But that doesn’t mean that all the margaritas were the same. There was actually a huge range in people’s responses to each margarita, despite the fact that they all used the same ratio of ingredients. It turns out that the factor that makes the biggest difference in a margarita’s taste is the pairing of tequila and orange liqueur. Strong-tasting tequilas (like Sauza and Avion) call for strong-tasting orange liqueurs (like DeKuyper triple sec), while mild-tasting tequilas (like Milagro and Tres Generaciones) call for mild-tasting orange liqueurs (like Cointreau). To get respect, in other words, margaritas need balance.

Click through below to find out our favorite and least favorite margarita recipes, so you can be well prepared next time you make a cold one.

The Tequilas
Damon Dahlen/The Huffington Post
Here are the six brands of tequila we tested, arranged in price order. From left to right, they are: Tres Generaciones ($47), Patron ($47), Avion ($43), Hornitos ($25), Milagro ($22), Sauza ($20)
The Orange Liqueurs
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Here are the three kinds of orange liqueur we tested. From left to right, they are: Cointreau ($32), DeKuyper Triple Sec ($7), Patron Citronge ($20)
Tres Generaciones + Citronge = Highly Recommended
Damon Dahlen/The Huffington Post
Price Per Margarita:$4.83 Tasters Said: "Loved it! Goes down smoothly." "A good amount of sweetness." "More complex than the others." "Tequila stood out too much." Final Thoughts: This was the best performing of all the "expensive" margaritas, so if you want to go classy this Cinco de Mayo, this is the way to do it. It makes a margarita that leans sweet.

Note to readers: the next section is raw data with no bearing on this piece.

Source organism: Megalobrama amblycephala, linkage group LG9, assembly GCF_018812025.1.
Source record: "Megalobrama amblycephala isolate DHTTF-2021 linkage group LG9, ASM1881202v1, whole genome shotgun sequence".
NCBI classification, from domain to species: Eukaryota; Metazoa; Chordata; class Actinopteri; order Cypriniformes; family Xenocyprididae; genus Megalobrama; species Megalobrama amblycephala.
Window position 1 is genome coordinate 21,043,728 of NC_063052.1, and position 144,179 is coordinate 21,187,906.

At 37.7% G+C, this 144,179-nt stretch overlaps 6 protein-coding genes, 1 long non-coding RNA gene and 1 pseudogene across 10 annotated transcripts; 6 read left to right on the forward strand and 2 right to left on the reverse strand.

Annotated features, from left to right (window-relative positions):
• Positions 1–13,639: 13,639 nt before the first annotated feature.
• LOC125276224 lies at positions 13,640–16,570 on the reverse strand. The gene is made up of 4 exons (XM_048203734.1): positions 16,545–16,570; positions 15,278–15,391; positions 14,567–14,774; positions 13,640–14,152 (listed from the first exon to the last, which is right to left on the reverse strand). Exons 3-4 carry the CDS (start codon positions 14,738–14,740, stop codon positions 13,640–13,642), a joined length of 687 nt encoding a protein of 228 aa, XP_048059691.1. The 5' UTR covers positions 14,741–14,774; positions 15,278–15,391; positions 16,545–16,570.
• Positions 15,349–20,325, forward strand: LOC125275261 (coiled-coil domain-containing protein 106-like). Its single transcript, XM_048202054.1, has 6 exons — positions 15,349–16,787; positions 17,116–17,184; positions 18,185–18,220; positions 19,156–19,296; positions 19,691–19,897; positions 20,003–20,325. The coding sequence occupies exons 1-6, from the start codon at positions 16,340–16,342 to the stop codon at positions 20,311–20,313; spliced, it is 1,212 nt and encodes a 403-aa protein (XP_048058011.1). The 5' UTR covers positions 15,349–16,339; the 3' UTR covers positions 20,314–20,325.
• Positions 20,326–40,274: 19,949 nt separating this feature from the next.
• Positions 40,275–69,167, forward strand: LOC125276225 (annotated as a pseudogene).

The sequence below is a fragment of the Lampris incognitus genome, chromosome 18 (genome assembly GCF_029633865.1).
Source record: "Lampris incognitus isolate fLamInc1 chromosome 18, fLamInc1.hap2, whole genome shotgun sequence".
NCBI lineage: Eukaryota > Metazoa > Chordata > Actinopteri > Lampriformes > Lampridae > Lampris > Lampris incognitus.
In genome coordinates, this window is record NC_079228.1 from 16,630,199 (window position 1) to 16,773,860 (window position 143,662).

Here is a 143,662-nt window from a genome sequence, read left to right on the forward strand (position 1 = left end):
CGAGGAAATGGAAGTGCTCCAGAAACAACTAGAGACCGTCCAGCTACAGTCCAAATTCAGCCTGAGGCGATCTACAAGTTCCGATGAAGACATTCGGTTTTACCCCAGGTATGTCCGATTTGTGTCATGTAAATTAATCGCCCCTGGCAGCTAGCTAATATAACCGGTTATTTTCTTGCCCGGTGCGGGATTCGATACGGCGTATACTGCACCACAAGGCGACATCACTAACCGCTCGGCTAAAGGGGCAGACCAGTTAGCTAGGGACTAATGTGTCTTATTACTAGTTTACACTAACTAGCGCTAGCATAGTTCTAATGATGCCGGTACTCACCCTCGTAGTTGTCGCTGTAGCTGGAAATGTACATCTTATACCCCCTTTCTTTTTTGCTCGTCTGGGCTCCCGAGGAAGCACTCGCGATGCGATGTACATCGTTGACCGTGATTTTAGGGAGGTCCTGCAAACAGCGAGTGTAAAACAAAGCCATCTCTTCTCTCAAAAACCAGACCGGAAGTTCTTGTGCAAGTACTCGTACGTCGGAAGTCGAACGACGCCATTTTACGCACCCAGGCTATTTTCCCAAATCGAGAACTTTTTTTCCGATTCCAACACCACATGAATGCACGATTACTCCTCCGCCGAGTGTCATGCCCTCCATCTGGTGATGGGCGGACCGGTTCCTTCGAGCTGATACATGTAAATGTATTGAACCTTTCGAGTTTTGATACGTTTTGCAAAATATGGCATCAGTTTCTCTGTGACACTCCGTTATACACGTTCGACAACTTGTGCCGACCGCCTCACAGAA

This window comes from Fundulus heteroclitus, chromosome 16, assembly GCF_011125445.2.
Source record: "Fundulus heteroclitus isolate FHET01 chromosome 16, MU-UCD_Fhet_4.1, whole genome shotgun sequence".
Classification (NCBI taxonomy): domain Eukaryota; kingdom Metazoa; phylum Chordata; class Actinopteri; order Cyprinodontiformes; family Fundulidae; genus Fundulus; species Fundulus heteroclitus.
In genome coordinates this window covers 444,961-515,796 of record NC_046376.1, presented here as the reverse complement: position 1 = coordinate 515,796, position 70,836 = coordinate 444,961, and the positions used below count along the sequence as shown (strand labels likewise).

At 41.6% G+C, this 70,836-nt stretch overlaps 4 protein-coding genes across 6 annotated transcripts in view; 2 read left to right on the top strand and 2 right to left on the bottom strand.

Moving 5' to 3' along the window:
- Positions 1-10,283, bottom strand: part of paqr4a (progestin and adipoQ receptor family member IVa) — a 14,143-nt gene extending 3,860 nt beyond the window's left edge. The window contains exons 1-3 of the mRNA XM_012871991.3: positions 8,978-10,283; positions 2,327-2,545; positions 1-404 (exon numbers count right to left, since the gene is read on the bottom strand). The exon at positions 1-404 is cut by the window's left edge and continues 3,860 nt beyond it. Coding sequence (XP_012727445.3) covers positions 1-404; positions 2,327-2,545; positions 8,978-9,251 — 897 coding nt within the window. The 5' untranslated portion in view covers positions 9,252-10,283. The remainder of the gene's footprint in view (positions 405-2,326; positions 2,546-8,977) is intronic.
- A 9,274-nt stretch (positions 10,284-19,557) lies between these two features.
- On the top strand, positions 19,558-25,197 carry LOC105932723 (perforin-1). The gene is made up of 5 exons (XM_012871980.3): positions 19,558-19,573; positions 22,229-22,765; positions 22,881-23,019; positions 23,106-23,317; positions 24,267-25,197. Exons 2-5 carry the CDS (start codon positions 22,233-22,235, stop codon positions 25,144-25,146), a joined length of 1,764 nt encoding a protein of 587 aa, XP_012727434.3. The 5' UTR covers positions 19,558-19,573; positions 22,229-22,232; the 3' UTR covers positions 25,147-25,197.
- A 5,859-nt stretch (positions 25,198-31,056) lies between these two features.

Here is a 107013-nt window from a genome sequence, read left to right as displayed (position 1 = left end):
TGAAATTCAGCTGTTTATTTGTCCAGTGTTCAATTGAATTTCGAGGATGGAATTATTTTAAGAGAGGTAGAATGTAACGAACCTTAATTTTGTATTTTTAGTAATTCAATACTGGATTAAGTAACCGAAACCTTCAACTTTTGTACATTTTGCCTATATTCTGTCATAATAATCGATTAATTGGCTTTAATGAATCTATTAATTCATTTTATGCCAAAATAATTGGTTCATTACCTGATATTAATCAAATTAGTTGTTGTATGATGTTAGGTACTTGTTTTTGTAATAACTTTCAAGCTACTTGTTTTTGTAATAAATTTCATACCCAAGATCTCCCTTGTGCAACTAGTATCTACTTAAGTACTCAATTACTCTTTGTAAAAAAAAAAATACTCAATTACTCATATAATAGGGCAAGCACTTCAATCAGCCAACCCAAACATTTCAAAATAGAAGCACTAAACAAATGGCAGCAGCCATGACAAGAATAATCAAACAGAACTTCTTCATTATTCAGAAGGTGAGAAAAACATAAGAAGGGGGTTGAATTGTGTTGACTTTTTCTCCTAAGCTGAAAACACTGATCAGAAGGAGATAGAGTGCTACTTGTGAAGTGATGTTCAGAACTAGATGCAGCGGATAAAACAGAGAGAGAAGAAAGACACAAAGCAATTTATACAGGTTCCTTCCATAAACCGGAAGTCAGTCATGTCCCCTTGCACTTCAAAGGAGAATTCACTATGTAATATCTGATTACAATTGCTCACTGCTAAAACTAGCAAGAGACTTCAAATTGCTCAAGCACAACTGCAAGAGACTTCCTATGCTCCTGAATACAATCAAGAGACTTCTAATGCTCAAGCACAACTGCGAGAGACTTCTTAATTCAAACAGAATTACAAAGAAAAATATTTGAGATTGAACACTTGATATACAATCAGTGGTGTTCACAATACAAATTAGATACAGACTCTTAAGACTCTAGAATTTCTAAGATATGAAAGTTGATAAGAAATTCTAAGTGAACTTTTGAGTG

Milagro + Cointreau = Highly Recommended
Damon Dahlen/The Huffington Post
Price Per Margarita:$3.33 Tasters Said: "I could taste the lime in this one!" "Tastes balanced." "A more complicated taste." "Citrus overtones but doesn't overpower the tequila." Final Thoughts: This is a very good all-purpose combo of tequila and orange liqueur; it feels special without being too pricy. It's easier drinking than some of the others on this list. It leans floral.
Sauza + DeKuyper = Highly Recommended
Damon Dahlen/The Huffington Post
Price Per Margarita:$1.72 Tasters Said: "That's a great margarita. Very well balanced." "Tequila doesn't overpower the rest but it is still present." "Had a different sort of zing to it." "Pretty standard." Final Thoughts: This was the very cheapest tequila we tested, so it seems surprising that it did so well. But two things are working in its favor. Most people drink cheap margaritas most often, so its taste was likely familiar to our panel. And these two brands are designed with margaritas in mind; they've been developed, over many years, to work well together. In any case, they make a margarita on the spicy, big-flavored side. Not subtle.